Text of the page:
William A. Eastman

#1) The President of the United States takes great pleasure in presenting the Distinguished Flying Cross to First Lieutenant William A. Eastman for heroism while participating in aerial flight evidenced by voluntary actions above and beyond the call of duty in the Republic of Vietnam. First Lieutenant Eastman distinguished himself by exceptionally valorous actions on the night of 11 December 1966 while serving as pilot of a helicopter on a “Firefly” team near Can Giuc. Alerted to enemy river traffic in the area, the team set out to put a stop to it. Despite intense ground fire, Lieutenant Eastman made numerous low firing passes, wreaking havoc on the insurgents. Realizing the threat posed by the enemy’s anti-aircraft emplacements, he also delivered effective covering fire as the team’s other gunship made its firing runs. Again and again he swooped down on the enemy vessels, smashing them to splinters with his accurate fire. By the end of the night, 69 supply-laden sampans had been sunk, a severe loss to the Viet Cong transportation network. First Lieutenant Eastman’s outstanding flying ability and devotion to duty were in keeping with the highest traditions of the military service and reflect great credit upon himself, his unit, and the United States Army. *******************************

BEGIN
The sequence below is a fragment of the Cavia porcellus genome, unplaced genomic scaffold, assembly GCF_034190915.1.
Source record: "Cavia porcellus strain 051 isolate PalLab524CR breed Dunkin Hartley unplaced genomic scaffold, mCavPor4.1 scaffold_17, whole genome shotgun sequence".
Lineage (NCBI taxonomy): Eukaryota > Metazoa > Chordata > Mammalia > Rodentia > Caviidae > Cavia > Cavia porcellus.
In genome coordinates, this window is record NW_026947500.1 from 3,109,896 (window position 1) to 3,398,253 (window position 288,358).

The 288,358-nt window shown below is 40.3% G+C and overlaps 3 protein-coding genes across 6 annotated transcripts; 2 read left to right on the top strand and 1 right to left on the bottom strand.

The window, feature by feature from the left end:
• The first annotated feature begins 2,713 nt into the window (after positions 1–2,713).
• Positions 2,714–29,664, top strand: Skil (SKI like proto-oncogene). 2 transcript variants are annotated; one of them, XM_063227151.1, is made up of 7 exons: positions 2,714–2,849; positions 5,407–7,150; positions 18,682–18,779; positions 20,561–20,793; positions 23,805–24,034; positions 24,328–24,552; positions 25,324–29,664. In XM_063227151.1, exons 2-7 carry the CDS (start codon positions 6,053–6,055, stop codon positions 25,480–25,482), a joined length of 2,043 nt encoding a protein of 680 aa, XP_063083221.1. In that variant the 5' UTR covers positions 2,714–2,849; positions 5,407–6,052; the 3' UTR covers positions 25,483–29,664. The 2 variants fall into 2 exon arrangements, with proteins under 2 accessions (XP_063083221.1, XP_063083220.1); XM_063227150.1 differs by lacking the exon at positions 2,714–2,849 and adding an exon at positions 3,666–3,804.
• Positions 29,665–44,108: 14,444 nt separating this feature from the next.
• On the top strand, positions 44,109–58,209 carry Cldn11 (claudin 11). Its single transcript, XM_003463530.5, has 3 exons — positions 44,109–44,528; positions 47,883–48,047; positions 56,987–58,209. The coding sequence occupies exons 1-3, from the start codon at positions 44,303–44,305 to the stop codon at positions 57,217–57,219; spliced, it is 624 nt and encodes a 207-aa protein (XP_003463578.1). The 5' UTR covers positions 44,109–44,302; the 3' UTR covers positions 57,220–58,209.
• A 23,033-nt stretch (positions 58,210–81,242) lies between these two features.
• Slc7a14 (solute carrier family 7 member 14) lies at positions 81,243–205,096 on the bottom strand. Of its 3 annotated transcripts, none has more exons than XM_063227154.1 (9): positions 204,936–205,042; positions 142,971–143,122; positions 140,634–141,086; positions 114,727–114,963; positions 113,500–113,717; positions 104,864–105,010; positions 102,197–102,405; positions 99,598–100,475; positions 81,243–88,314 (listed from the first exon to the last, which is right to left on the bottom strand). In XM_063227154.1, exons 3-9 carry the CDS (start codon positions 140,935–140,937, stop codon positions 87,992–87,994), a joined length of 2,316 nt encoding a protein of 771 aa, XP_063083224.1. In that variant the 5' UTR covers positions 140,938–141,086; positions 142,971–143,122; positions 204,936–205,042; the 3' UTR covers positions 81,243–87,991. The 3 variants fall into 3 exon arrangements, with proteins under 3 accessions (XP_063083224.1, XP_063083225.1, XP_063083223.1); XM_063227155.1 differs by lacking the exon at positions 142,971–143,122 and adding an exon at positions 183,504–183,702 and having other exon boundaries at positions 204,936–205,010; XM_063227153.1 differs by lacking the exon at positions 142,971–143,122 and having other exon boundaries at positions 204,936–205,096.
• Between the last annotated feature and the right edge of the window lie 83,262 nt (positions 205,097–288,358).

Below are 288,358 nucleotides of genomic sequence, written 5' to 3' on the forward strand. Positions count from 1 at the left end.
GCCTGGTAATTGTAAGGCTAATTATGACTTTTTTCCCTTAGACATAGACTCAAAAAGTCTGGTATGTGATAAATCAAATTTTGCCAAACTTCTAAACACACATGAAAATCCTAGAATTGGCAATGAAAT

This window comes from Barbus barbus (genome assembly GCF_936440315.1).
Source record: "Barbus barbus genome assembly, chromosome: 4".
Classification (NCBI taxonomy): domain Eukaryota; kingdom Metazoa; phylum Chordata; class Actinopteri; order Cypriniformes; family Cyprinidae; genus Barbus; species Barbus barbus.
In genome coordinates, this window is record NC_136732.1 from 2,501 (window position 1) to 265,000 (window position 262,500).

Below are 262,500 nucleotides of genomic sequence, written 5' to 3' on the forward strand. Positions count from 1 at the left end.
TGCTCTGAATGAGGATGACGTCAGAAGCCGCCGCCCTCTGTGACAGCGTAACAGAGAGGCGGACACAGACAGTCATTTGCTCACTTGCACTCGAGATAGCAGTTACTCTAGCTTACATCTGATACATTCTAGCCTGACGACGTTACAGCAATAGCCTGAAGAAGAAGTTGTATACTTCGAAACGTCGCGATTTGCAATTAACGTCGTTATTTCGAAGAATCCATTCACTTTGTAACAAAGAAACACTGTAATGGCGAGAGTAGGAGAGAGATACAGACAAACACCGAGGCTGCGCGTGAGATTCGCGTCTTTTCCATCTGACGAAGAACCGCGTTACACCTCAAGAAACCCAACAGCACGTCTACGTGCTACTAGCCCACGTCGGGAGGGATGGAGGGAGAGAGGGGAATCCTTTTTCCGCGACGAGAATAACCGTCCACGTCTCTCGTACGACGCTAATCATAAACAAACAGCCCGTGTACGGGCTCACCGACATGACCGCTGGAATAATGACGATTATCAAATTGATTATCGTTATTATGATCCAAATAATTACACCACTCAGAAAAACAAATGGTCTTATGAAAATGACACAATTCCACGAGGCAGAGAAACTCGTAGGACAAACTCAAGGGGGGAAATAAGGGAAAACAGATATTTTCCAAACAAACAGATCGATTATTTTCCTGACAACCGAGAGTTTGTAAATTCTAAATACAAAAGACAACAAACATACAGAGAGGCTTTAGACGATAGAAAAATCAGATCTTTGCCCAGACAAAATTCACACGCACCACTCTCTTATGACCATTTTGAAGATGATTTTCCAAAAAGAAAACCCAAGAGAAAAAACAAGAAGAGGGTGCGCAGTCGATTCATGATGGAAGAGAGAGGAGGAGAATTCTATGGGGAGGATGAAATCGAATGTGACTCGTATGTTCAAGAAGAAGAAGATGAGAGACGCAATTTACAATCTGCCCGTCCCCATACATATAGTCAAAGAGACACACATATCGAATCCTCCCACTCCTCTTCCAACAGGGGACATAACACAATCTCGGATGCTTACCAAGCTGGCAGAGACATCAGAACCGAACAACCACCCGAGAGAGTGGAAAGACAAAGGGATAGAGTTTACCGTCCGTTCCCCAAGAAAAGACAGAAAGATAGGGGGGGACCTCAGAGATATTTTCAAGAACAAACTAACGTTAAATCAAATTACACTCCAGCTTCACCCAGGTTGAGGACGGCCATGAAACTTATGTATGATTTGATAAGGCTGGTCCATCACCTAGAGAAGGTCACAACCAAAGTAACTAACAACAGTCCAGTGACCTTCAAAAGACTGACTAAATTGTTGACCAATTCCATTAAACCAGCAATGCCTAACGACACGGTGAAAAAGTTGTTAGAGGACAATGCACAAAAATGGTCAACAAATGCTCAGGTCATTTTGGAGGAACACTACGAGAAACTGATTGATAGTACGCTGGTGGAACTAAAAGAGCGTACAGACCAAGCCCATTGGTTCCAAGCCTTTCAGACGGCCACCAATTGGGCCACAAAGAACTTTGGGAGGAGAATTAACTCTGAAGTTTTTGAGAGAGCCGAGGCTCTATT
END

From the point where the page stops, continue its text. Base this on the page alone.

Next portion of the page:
#2) The President of the United States takes great pleasure in presenting the Distinguished Flying Cross to First Lieutenant William A. Eastman for heroism while participating in aerial flight evidenced by voluntary actions above and beyond the call of duty. First Lieutenant Eastman distinguished himself while serving as pilot of the lead aircraft of a light fire team conducting search and destroy missions. During an attack on a suspected enemy position his aircraft commander was hit in the head by a small caliber projectile. He quickly took the controls and pulled the aircraft out of a dive. By this time all crew members were wounded. He disregarded his own wound as he braved heavy caliber weapons fire to make a firing pass on the enemy. He continued to make his firing pass and then flew out of the area. Rather than land in a close-by secure area, he flew the crippled aircraft to a hospital where his wounded crew could be treated. His actions were in keeping with the highest traditions of the military service and reflect great credit upon himself, his unit, and the United States Army.